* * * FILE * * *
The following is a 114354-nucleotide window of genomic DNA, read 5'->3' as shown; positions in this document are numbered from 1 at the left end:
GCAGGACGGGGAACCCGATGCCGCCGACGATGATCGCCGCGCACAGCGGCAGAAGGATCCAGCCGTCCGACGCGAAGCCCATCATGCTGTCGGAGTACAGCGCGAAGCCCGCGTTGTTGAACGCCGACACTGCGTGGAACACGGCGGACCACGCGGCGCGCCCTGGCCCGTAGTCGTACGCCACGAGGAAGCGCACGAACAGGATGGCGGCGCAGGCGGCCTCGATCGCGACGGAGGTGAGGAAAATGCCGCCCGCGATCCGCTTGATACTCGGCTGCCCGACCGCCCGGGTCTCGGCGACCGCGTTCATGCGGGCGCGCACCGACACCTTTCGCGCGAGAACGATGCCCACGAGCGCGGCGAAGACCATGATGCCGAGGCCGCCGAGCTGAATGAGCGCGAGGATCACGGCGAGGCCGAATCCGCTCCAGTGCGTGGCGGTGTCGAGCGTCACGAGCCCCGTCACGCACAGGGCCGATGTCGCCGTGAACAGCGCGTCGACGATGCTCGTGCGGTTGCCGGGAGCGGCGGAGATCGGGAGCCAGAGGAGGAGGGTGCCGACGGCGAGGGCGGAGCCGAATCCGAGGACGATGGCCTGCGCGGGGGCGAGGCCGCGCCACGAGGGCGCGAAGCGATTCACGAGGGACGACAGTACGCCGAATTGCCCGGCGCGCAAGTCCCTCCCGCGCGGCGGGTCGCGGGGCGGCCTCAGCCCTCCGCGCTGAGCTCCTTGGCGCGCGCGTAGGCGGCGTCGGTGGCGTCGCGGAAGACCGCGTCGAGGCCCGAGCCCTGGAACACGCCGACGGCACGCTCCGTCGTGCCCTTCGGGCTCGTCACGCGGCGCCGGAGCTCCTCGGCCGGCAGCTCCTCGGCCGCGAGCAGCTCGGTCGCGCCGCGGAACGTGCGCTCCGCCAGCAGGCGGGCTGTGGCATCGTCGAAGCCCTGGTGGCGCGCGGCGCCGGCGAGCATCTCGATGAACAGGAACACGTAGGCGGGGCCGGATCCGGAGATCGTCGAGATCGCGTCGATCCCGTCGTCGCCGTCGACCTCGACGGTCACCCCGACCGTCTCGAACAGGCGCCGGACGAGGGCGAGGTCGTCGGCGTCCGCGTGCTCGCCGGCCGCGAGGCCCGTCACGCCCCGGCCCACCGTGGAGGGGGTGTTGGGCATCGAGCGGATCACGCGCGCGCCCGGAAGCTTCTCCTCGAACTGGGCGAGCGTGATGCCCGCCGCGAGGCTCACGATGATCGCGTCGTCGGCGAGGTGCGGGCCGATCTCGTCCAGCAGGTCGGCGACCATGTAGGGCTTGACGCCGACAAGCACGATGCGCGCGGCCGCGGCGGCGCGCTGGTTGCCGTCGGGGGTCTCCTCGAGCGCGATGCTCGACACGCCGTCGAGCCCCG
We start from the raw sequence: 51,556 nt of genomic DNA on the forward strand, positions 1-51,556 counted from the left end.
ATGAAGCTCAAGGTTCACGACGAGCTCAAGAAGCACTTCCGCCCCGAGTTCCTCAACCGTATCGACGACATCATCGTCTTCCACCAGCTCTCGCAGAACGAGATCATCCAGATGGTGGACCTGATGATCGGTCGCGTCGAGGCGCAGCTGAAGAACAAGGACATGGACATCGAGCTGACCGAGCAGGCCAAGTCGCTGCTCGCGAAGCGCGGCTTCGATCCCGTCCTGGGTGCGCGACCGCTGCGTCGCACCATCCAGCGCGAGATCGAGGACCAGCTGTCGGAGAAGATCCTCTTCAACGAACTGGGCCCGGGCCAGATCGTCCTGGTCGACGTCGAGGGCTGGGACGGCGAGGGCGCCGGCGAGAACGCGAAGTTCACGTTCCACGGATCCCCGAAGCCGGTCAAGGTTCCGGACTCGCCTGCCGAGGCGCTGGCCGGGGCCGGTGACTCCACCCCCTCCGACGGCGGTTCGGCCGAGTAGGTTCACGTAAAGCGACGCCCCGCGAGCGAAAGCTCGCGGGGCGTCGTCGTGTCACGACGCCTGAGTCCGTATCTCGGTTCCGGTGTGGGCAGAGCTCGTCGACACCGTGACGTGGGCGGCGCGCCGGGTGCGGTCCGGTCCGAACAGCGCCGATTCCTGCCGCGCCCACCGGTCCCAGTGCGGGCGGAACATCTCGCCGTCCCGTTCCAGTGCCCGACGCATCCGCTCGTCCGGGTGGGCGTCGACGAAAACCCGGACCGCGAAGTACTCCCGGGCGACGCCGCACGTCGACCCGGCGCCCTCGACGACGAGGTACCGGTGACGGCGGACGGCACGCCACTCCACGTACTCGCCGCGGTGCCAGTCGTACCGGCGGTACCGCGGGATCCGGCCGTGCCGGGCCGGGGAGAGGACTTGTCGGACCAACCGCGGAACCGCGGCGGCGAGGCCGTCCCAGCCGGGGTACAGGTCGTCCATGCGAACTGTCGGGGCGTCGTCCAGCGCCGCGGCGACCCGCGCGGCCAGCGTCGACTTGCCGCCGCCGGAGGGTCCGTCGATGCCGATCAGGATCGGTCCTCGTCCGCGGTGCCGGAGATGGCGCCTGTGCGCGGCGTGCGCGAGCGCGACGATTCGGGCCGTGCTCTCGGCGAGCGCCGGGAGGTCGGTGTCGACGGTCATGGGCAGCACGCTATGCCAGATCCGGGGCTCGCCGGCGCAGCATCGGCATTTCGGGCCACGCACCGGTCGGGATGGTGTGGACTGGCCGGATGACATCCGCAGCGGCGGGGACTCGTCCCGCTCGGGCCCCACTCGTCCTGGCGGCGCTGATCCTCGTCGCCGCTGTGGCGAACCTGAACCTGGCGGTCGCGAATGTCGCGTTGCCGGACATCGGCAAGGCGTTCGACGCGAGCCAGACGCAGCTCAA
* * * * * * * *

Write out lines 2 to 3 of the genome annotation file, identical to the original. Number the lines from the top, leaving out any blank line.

GCAGGACGGGGAACCCGATGCCGCCGACGATGATCGCCGCGCACAGCGGCAGAAGGATCCAGCCGTCCGACGCGAAGCCCATCATGCTGTCGGAGTACAGCGCGAAGCCCGCGTTGTTGAACGCCGACACTGCGTGGAACACGGCGGACCACGCGGCGCGCCCTGGCCCGTAGTCGTACGCCACGAGGAAGCGCACGAACAGGATGGCGGCGCAGGCGGCCTCGATCGCGACGGAGGTGAGGAAAATGCCGCCCGCGATCCGCTTGATACTCGGCTGCCCGACCGCCCGGGTCTCGGCGACCGCGTTCATGCGGGCGCGCACCGACACCTTTCGCGCGAGAACGATGCCCACGAGCGCGGCGAAGACCATGATGCCGAGGCCGCCGAGCTGAATGAGCGCGAGGATCACGGCGAGGCCGAATCCGCTCCAGTGCGTGGCGGTGTCGAGCGTCACGAGCCCCGTCACGCACAGGGCCGATGTCGCCGTGAACAGCGCGTCGACGATGCTCGTGCGGTTGCCGGGAGCGGCGGAGATCGGGAGCCAGAGGAGGAGGGTGCCGACGGCGAGGGCGGAGCCGAATCCGAGGACGATGGCCTGCGCGGGGGCGAGGCCGCGCCACGAGGGCGCGAAGCGATTCACGAGGGACGACAGTACGCCGAATTGCCCGGCGCGCAAGTCCCTCCCGCGCGGCGGGTCGCGGGGCGGCCTCAGCCCTCCGCGCTGAGCTCCTTGGCGCGCGCGTAGGCGGCGTCGGTGGCGTCGCGGAAGACCGCGTCGAGGCCCGAGCCCTGGAACACGCCGACGGCACGCTCCGTCGTGCCCTTCGGGCTCGTCACGCGGCGCCGGAGCTCCTCGGCCGGCAGCTCCTCGGCCGCGAGCAGCTCGGTCGCGCCGCGGAACGTGCGCTCCGCCAGCAGGCGGGCTGTGGCATCGTCGAAGCCCTGGTGGCGCGCGGCGCCGGCGAGCATCTCGATGAACAGGAACACGTAGGCGGGGCCGGATCCGGAGATCGTCGAGATCGCGTCGATCCCGTCGTCGCCGTCGACCTCGACGGTCACCCCGACCGTCTCGAACAGGCGCCGGACGAGGGCGAGGTCGTCGGCGTCCGCGTGCTCGCCGGCCGCGAGGCCCGTCACGCCCCGGCCCACCGTGGAGGGGGTGTTGGGCATCGAGCGGATCACGCGCGCGCCCGGAAGCTTCTCCTCGAACTGGGCGAGCGTGATGCCCGCCGCGAGGCTCACGATGATCGCGTCGTCGGCGAGGTGCGGGCCGATCTCGTCCAGCAGGTCGGCGACCATGTAGGGCTTGACGCCGACAAGCACGATGCGCGCGGCCGCGGCGGCGCGCTGGTTGCCGTCGGGGGTCTCCTCGAGCGCGATGCTCGACACGCCGTCGAGCCCCG
We start from the raw sequence: 51,556 nt of genomic DNA on the forward strand, positions 1-51,556 counted from the left end.